Here we are again. As we approach Labor Day, less than three weeks after IBM announced its agreement to acquire Unica (see my blog post with Suresh Vittal here), comScore announced yesterday that it has acquired the venerable European Web analytics vendor Nedstat.
Total cash and stock consideration for the purchase is valued at approximately $36.7 million USD. Additionally, nearly the entire Nedstat staff, numbering about 120, will stay on at comScore.
Official information is available through comScore, the comScore corporate blog, and the regulatory filing for those of you who are financially minded. I also had the opportunity to speak with comScore CEO and co-founder Magid Abraham, who generously took time out of a very hectic day for a call.
The acquisition is predicated on the following benefits:
- Geographic expansion. Nedstat provides an established European presence from which to serve current and prospective comScore clients in the region.
- Product enhancement. comScore will enhance its Unified Digital Measurement (UDM) platform with Nedstat technology.
- Deeper client relationships. The opportunity to upsell comScore’s existing client base with new and expanded product offerings.
- Financial gains. Nedstat will enhance comScore's top line revenue immediately in 2010 and will be accretive to net income by the middle of 2011.
Let’s consider the context. comScore is locked in a longstanding and escalating battle with Nielsen for audience measurement supremacy. Acquiring Nedstat with the intention of leveraging onsite measurement in the UDM platform is clearly consistent with comScore’s existing strategy. It has been busy for some time bringing together various components to bolster panel-based audience measurement with new data sources such as surveys, mobile, and now onsite measurement. comScore is triangulating all the elements needed to execute on its strategy.
comScore has likened its strategy to that of the iPad, taking components from other established products and combining them into a new and innovative solution. This is an aggressive and entrepreneurial approach to solving a complex problem. It is also risky and carries execution challenges. But the company that makes progress in reconciling audience and onsite measurement may have the opportunity to become the standard for internet measurement, and in particular a hero to advertisers and media companies the world over.
For additional insight into the strategic implications of this topic for marketers, I strongly recommend that you read the work of my colleague David Cooperstein, who’s research entitled "The Future of Media Measurement" (subscription access required) discusses the convergence of measurement across channels.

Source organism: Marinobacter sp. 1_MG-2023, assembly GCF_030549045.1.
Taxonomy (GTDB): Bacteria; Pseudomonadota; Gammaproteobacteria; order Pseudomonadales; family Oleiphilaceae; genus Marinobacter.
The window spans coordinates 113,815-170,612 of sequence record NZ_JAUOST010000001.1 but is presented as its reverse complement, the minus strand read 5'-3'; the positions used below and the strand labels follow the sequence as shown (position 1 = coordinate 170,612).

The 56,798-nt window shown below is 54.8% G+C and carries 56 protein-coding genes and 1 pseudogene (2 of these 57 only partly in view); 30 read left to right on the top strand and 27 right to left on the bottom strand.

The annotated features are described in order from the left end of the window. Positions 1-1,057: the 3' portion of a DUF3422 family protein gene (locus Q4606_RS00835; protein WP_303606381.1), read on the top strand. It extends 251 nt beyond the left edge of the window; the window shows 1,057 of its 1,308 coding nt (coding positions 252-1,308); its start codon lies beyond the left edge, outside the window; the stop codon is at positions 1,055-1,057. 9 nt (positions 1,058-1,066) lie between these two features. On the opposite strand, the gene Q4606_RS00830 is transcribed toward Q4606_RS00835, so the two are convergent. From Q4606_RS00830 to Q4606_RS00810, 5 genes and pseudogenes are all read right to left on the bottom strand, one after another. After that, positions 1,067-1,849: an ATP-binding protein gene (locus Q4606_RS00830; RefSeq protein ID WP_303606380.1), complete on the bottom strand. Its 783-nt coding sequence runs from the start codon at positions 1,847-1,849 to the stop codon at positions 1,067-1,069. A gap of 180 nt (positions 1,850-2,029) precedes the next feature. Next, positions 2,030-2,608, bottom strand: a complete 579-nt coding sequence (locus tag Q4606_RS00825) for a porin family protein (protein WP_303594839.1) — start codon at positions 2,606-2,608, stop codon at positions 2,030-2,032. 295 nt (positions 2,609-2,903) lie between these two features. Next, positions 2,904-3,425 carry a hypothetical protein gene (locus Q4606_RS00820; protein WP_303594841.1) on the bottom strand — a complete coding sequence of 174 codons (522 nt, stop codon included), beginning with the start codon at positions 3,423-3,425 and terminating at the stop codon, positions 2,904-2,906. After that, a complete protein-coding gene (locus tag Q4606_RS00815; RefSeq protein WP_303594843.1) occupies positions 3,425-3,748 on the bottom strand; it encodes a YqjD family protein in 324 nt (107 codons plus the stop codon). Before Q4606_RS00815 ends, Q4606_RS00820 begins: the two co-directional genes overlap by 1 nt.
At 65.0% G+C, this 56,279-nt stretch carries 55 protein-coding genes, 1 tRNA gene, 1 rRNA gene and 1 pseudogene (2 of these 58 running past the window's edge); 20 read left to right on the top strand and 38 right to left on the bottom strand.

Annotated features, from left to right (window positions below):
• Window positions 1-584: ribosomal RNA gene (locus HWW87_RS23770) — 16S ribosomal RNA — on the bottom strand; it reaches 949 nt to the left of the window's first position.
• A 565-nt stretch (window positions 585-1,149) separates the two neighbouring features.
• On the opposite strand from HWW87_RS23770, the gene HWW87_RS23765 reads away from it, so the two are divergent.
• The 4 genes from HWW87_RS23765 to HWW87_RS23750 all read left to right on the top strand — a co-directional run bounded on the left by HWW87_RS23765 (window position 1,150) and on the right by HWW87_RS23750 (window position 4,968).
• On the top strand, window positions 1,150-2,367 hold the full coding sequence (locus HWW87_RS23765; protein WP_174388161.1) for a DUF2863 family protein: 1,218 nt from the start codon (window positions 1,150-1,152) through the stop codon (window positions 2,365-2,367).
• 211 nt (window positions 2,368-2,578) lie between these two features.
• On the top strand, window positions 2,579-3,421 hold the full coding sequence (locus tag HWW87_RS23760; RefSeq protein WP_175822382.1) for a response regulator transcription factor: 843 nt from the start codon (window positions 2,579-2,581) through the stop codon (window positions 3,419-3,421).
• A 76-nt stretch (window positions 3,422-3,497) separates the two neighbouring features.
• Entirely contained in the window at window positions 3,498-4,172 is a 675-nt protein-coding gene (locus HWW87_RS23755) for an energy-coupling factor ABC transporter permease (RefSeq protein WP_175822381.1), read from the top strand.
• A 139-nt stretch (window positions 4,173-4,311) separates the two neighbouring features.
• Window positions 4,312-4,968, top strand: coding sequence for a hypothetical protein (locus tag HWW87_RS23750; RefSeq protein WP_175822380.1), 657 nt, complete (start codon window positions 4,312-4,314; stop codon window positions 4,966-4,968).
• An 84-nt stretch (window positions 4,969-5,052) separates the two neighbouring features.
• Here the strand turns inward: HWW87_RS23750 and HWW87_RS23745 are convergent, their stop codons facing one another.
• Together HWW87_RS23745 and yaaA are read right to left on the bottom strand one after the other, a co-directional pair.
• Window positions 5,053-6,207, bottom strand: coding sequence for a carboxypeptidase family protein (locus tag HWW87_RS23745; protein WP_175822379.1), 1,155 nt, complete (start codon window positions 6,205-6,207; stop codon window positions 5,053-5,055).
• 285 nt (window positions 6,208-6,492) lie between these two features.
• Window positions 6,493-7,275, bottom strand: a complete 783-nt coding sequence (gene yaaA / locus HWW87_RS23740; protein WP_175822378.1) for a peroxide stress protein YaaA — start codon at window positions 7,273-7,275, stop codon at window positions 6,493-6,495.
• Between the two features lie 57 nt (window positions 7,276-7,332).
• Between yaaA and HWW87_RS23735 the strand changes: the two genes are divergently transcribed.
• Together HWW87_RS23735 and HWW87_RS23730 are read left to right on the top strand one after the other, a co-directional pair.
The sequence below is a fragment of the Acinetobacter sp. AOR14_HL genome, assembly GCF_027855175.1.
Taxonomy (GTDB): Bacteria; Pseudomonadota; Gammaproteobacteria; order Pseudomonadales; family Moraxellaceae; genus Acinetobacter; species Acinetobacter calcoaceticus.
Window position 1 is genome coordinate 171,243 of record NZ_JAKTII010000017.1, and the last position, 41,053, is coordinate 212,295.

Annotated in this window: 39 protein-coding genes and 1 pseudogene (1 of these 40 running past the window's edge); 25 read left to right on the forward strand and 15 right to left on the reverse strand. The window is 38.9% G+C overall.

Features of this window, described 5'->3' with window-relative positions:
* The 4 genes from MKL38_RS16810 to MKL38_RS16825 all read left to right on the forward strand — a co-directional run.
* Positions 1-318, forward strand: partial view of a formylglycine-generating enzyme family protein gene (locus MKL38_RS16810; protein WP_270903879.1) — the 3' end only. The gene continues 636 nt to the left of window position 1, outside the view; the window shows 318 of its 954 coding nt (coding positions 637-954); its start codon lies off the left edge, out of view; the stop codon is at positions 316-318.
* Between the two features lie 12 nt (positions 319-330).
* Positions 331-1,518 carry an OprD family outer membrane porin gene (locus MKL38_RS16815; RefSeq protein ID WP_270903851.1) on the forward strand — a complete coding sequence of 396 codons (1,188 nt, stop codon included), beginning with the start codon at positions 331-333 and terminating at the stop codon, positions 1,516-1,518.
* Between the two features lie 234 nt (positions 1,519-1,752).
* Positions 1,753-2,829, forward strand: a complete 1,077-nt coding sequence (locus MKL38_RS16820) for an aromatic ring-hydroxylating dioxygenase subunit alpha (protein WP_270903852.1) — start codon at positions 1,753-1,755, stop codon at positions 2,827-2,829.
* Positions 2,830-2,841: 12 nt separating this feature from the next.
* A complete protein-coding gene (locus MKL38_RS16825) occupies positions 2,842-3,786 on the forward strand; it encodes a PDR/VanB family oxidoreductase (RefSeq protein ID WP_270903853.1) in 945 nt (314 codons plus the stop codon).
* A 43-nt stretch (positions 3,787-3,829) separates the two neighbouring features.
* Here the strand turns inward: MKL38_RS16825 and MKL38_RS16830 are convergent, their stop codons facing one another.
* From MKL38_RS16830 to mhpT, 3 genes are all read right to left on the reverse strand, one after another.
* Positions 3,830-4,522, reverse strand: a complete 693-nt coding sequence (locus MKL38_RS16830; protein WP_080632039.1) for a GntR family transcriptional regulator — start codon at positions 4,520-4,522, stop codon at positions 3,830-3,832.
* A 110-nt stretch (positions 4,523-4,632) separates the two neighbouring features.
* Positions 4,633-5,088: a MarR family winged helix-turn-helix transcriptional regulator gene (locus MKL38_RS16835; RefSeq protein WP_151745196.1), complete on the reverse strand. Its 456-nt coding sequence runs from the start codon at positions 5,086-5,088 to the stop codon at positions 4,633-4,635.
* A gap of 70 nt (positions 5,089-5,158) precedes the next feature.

As always, in these situations my first concern is the acquired clients. But I think in this case there are encouraging signs for Nedstat clients:
- comScore is financially healthy and provides Nedstat with a permanent home and access to resources as part of a larger group.
- comScore says Nedstat will continue to invest in its core products and staff.
- comScore says it is committed to honoring Nedstat’s client relationships.
- The deal is not huge in absolute dollar terms, but it is large enough proportionally that comScore has skin in the game and needs Nedstat to be a successful business in its portfolio.
- comScore and Nedstat have an established history of working together via partnership and are already familiar with one another.
On the surface, the summer of 2010 appears to have seen great consolidation in the Web analytics industry. But I think it has been a tremendous validation of the value of Web intelligence. Rather than pursuing the consolidation play, companies appreciate the power of Web analytics and its potential to power new solutions. Consider the varied but valid strategies of Adobe, IBM and comScore over the past year, each innovating Web intelligence from their own perspectives. I think evolution is a better term. These deals are cumulatively moving Web intelligence up the strategic food chain, which is good for customers and vendor community alike.
What's next? I think that despite the compelling vision of platform plays incorporating Web analytics, these opportunities take time to develop and the market will always want choice, including the option of independent vendors. But will Nielsen and Microsoft be compelled to respond to comScore and IBM, respectively? Who else? I am tempted to check with my friend John Lovett, Web analytics superstar and seer, who prognosticated Nedstat's situation only a few days ago on Beyond Web Analytics!
What do you think?